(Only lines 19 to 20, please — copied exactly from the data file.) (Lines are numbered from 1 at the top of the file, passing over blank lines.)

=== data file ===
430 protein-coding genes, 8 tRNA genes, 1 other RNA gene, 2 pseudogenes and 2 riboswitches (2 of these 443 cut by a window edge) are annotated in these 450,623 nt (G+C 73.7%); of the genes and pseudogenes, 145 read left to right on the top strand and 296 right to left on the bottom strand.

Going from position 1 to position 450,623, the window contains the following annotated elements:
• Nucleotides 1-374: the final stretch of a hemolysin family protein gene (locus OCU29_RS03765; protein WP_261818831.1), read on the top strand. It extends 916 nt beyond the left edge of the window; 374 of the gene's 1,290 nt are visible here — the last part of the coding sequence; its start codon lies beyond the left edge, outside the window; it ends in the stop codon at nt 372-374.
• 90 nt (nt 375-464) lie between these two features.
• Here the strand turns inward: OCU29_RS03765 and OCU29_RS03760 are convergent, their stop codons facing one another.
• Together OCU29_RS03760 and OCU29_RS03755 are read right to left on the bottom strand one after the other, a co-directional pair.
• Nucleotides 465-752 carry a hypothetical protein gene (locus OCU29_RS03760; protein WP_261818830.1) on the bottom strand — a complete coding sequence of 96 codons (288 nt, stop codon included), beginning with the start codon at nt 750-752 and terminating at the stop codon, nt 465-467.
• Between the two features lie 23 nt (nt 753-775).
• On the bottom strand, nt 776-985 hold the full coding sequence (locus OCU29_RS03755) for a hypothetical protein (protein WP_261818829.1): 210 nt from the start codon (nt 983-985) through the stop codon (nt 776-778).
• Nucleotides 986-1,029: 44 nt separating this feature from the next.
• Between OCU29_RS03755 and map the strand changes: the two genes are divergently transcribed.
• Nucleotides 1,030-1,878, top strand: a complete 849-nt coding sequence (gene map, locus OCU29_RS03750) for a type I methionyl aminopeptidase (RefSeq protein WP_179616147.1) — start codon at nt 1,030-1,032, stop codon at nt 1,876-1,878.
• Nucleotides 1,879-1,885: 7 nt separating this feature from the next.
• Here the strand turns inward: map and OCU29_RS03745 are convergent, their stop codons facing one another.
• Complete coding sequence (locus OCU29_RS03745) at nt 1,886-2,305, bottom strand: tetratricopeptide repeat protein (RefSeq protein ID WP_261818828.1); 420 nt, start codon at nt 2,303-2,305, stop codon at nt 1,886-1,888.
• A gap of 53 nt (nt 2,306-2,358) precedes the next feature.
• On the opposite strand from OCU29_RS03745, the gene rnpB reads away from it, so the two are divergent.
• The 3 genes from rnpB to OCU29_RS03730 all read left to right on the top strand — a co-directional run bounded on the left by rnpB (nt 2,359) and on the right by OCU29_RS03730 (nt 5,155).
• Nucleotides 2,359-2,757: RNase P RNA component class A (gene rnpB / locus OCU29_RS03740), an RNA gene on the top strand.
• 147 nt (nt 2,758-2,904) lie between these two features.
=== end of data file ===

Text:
• Nucleotides 2,359-2,757: RNase P RNA component class A (gene rnpB / locus OCU29_RS03740), an RNA gene on the top strand.
• 147 nt (nt 2,758-2,904) lie between these two features.